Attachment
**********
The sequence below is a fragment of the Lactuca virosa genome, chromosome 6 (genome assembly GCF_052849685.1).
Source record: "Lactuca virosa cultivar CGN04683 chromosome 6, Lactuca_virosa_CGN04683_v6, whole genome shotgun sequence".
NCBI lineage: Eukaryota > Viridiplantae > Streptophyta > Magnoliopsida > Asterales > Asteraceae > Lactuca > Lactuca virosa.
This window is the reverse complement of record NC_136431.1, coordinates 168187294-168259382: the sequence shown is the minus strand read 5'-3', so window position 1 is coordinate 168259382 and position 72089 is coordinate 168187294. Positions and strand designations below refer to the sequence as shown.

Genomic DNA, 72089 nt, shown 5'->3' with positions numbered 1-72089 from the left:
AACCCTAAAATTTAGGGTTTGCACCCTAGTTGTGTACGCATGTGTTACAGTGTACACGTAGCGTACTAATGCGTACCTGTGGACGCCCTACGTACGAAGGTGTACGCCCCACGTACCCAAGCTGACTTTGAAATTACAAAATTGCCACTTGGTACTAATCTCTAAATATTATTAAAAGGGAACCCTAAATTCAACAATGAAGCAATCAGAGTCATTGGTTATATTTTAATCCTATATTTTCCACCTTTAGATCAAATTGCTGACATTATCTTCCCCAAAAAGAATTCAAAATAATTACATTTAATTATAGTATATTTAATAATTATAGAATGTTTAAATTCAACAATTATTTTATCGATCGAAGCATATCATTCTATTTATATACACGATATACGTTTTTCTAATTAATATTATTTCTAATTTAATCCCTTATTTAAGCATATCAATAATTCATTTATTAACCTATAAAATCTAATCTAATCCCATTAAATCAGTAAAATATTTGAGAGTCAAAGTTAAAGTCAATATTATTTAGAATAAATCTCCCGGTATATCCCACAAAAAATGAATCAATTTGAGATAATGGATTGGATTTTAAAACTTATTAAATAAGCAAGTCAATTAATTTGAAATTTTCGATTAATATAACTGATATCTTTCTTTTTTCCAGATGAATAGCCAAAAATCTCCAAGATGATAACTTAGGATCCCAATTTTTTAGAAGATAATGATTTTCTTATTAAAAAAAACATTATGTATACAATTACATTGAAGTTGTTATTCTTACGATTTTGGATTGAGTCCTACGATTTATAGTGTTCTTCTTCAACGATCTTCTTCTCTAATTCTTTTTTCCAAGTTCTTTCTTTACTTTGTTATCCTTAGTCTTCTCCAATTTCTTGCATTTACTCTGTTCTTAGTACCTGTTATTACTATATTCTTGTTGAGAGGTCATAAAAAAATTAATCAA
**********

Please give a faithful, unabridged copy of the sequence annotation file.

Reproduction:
The sequence below is a fragment of the Lactuca virosa genome, chromosome 6 (genome assembly GCF_052849685.1).
Source record: "Lactuca virosa cultivar CGN04683 chromosome 6, Lactuca_virosa_CGN04683_v6, whole genome shotgun sequence".
NCBI lineage: Eukaryota > Viridiplantae > Streptophyta > Magnoliopsida > Asterales > Asteraceae > Lactuca > Lactuca virosa.
This window is the reverse complement of record NC_136431.1, coordinates 168187294-168259382: the sequence shown is the minus strand read 5'-3', so window position 1 is coordinate 168259382 and position 72089 is coordinate 168187294. Positions and strand designations below refer to the sequence as shown.

Genomic DNA, 72089 nt, shown 5'->3' with positions numbered 1-72089 from the left:
AACCCTAAAATTTAGGGTTTGCACCCTAGTTGTGTACGCATGTGTTACAGTGTACACGTAGCGTACTAATGCGTACCTGTGGACGCCCTACGTACGAAGGTGTACGCCCCACGTACCCAAGCTGACTTTGAAATTACAAAATTGCCACTTGGTACTAATCTCTAAATATTATTAAAAGGGAACCCTAAATTCAACAATGAAGCAATCAGAGTCATTGGTTATATTTTAATCCTATATTTTCCACCTTTAGATCAAATTGCTGACATTATCTTCCCCAAAAAGAATTCAAAATAATTACATTTAATTATAGTATATTTAATAATTATAGAATGTTTAAATTCAACAATTATTTTATCGATCGAAGCATATCATTCTATTTATATACACGATATACGTTTTTCTAATTAATATTATTTCTAATTTAATCCCTTATTTAAGCATATCAATAATTCATTTATTAACCTATAAAATCTAATCTAATCCCATTAAATCAGTAAAATATTTGAGAGTCAAAGTTAAAGTCAATATTATTTAGAATAAATCTCCCGGTATATCCCACAAAAAATGAATCAATTTGAGATAATGGATTGGATTTTAAAACTTATTAAATAAGCAAGTCAATTAATTTGAAATTTTCGATTAATATAACTGATATCTTTCTTTTTTCCAGATGAATAGCCAAAAATCTCCAAGATGATAACTTAGGATCCCAATTTTTTAGAAGATAATGATTTTCTTATTAAAAAAAACATTATGTATACAATTACATTGAAGTTGTTATTCTTACGATTTTGGATTGAGTCCTACGATTTATAGTGTTCTTCTTCAACGATCTTCTTCTCTAATTCTTTTTTCCAAGTTCTTTCTTTACTTTGTTATCCTTAGTCTTCTCCAATTTCTTGCATTTACTCTGTTCTTAGTACCTGTTATTACTATATTCTTGTTGAGAGGTCATAAAAAAATTAATCAA